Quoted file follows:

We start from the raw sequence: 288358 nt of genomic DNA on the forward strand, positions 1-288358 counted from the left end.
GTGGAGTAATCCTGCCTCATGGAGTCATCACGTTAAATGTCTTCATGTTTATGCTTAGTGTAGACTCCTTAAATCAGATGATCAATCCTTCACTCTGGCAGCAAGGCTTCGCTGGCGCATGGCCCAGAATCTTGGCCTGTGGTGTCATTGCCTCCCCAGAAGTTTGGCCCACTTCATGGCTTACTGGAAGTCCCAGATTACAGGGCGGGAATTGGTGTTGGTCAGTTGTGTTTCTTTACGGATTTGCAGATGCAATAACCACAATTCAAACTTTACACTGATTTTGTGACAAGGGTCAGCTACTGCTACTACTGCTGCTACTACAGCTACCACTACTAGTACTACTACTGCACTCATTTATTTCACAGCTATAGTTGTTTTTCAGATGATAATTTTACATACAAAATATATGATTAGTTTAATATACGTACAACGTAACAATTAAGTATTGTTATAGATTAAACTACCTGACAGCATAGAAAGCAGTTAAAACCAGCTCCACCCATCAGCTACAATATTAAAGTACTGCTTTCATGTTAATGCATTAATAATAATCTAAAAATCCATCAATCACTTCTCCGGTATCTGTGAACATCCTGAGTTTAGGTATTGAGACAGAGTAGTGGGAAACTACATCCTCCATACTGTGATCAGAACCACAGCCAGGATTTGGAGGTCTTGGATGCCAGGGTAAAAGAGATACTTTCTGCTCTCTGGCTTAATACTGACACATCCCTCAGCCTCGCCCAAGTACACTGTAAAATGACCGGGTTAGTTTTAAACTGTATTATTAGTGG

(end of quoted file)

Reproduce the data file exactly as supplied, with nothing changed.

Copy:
We start from the raw sequence: 288358 nt of genomic DNA on the forward strand, positions 1-288358 counted from the left end.
GTGGAGTAATCCTGCCTCATGGAGTCATCACGTTAAATGTCTTCATGTTTATGCTTAGTGTAGACTCCTTAAATCAGATGATCAATCCTTCACTCTGGCAGCAAGGCTTCGCTGGCGCATGGCCCAGAATCTTGGCCTGTGGTGTCATTGCCTCCCCAGAAGTTTGGCCCACTTCATGGCTTACTGGAAGTCCCAGATTACAGGGCGGGAATTGGTGTTGGTCAGTTGTGTTTCTTTACGGATTTGCAGATGCAATAACCACAATTCAAACTTTACACTGATTTTGTGACAAGGGTCAGCTACTGCTACTACTGCTGCTACTACAGCTACCACTACTAGTACTACTACTGCACTCATTTATTTCACAGCTATAGTTGTTTTTCAGATGATAATTTTACATACAAAATATATGATTAGTTTAATATACGTACAACGTAACAATTAAGTATTGTTATAGATTAAACTACCTGACAGCATAGAAAGCAGTTAAAACCAGCTCCACCCATCAGCTACAATATTAAAGTACTGCTTTCATGTTAATGCATTAATAATAATCTAAAAATCCATCAATCACTTCTCCGGTATCTGTGAACATCCTGAGTTTAGGTATTGAGACAGAGTAGTGGGAAACTACATCCTCCATACTGTGATCAGAACCACAGCCAGGATTTGGAGGTCTTGGATGCCAGGGTAAAAGAGATACTTTCTGCTCTCTGGCTTAATACTGACACATCCCTCAGCCTCGCCCAAGTACACTGTAAAATGACCGGGTTAGTTTTAAACTGTATTATTAGTGG